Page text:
08/28/2014, 00.00
PAKISTAN
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Islamabad: despite opposition in the streets, prime minister unwilling to quit

Former cricket champion Imran Khan is leading the protest. He wants the prime minister to step back, slams his election in May 2013 as rigged. Nawaz Sharif rules out resignation, but seeks dialogue with the opposition. Rumors continue about a possible military move.

Islamabad (AsiaNews/Agencies) - In a tough speech in parliament, Pakistani Prime Minister Nawaz Sharif said he would not give in to protests and resign, whilst the government will remain in office until the end of its term.

The prime minister who came before parliament is definitely in a battle mode, stressing that the government will not resign in the face of popular demonstrations that have inflamed the country for the past two weeks.

Former cricket champion Imran Khan, who currently heads the Pakistan Tehreek-e-Insaf (PTI), and Tahir-ul-Qadri, a religious leader, founder and leader of Minhaj-ul-Quran International (MQI), are leading the protest movement.

Since 15 August, thousands of Khan and Qadri supporters have been camped outside parliament. They are demanding Sharif's resignation and that of the government elected in May 2013 following what they consider a rigged and fraudulent election.

At the same time, increasingly there is talk of a possible intervention by the military, the real power in the country, to end the political crisis. Indeed, in a nation that has already experienced three military coups, another one may not be excluded.

In his address to the parliament, Sharif insisted that his government and party -the Pakistan Muslim League-Nawaz (PML-N) - would keep the reins of command.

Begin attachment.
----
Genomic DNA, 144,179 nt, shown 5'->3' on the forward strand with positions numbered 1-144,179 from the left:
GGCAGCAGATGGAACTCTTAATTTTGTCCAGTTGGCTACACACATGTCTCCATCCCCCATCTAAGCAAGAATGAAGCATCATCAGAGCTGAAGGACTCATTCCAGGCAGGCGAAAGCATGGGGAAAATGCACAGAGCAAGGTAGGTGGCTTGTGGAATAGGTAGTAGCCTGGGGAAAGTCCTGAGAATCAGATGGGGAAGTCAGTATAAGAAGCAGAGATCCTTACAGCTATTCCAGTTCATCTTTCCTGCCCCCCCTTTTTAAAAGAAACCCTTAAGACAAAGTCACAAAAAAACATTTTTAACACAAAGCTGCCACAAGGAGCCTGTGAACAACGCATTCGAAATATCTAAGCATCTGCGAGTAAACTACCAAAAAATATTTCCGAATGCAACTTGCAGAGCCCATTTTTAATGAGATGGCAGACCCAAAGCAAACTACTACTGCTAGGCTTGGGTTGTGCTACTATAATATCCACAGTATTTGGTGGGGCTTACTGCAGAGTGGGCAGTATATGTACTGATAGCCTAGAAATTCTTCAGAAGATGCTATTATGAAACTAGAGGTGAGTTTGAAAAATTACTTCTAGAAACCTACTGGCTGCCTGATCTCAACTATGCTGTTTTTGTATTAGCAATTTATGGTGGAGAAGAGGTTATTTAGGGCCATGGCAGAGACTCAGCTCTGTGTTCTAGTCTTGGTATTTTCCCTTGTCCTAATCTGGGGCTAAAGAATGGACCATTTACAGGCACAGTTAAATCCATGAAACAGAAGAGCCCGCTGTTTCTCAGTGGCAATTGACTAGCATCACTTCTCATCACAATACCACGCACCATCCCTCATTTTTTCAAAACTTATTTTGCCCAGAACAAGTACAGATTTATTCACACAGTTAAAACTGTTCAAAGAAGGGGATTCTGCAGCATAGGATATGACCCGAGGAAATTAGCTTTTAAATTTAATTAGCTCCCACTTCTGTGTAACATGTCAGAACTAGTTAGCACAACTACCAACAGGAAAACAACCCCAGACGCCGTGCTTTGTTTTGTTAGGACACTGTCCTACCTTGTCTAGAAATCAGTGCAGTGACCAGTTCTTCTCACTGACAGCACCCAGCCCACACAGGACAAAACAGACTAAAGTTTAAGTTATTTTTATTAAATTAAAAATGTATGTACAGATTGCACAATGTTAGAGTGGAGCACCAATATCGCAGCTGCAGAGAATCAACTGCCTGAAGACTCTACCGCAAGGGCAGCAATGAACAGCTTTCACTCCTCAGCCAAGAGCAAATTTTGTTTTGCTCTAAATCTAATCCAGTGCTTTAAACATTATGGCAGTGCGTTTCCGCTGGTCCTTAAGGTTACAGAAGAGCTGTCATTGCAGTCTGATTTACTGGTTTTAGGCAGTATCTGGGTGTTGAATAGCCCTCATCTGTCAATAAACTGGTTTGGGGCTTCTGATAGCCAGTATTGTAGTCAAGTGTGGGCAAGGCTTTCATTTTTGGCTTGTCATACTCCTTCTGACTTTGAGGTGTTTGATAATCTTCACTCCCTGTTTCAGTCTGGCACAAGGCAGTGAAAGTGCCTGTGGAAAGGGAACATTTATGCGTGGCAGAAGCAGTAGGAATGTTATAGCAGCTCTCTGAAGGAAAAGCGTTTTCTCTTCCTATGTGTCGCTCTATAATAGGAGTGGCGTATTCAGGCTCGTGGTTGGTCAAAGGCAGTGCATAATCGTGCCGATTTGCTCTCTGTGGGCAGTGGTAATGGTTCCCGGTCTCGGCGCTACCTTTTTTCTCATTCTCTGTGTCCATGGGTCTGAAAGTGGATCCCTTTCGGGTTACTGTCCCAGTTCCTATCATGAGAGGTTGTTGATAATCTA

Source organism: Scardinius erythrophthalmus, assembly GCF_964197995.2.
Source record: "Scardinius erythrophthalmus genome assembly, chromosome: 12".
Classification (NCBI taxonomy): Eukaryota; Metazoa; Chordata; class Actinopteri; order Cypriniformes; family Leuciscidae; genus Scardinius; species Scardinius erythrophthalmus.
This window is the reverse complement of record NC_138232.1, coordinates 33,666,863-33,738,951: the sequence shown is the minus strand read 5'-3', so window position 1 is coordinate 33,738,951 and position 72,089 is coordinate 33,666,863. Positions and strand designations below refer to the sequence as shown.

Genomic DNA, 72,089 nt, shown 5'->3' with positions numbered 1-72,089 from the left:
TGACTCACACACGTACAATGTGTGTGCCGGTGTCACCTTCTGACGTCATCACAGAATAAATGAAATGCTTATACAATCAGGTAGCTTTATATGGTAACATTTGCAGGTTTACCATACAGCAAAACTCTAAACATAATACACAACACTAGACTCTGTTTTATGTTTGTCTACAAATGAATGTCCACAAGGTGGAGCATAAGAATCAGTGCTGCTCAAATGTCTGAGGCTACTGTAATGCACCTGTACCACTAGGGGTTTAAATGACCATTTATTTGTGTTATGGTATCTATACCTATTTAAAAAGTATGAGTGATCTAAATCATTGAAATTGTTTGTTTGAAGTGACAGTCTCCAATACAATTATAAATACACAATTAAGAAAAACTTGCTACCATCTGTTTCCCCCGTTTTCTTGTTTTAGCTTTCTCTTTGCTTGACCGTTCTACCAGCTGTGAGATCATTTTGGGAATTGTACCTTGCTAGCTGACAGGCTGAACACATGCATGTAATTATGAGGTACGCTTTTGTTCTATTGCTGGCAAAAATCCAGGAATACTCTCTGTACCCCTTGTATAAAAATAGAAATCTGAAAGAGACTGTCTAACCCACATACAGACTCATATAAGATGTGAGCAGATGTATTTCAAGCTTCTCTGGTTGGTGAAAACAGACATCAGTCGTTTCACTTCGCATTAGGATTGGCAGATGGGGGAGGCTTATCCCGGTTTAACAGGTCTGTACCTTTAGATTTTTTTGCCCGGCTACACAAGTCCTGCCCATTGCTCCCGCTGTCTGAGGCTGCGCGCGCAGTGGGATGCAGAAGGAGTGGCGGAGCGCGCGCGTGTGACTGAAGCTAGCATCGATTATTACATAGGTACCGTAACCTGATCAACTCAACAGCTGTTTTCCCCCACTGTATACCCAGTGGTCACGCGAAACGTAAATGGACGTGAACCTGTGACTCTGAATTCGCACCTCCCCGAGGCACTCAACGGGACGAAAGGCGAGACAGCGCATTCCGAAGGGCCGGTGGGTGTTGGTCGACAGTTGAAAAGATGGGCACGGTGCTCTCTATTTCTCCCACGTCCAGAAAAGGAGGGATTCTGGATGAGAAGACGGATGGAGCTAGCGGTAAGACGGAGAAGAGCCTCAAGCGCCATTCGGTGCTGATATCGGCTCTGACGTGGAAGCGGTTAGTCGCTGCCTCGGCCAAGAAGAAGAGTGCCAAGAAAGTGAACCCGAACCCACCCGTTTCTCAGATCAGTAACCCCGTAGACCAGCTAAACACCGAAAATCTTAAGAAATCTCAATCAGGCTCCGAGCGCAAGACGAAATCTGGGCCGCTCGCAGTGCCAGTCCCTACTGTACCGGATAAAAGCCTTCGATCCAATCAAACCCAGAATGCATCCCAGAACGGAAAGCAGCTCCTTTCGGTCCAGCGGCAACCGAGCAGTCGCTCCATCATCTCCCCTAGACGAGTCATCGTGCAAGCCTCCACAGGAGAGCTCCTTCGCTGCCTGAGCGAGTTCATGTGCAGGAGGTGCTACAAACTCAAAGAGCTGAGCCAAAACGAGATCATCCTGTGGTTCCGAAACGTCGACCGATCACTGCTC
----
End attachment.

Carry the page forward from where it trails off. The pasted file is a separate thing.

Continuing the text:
So far, street protests in Islamabad have remained peaceful with security forces keeping a low profile. Negotiations for a political solution to the dispute continue despite Imran Khan's hard line stance against any proposal that does not include the prime minister's resignation.

Analysts and experts of Pakistani politics have taken notice of the efforts by the former cricket champion to carve out a larger space on the national scene for himself and his party. However, many warn that any march on the capital and further protests could be dangerous and have devastating consequences.

For now, he has led the protest, more from his living room than among his supporters, but the real question is whether he can offer a "strategy" and a "vision" beyond protest.

It is also still unclear what real support he has and the nature of his relations with the military leadership, the only force capable of ensuring the ouster of the prime minister - who has a clear majority in the parliament - and a change in power.

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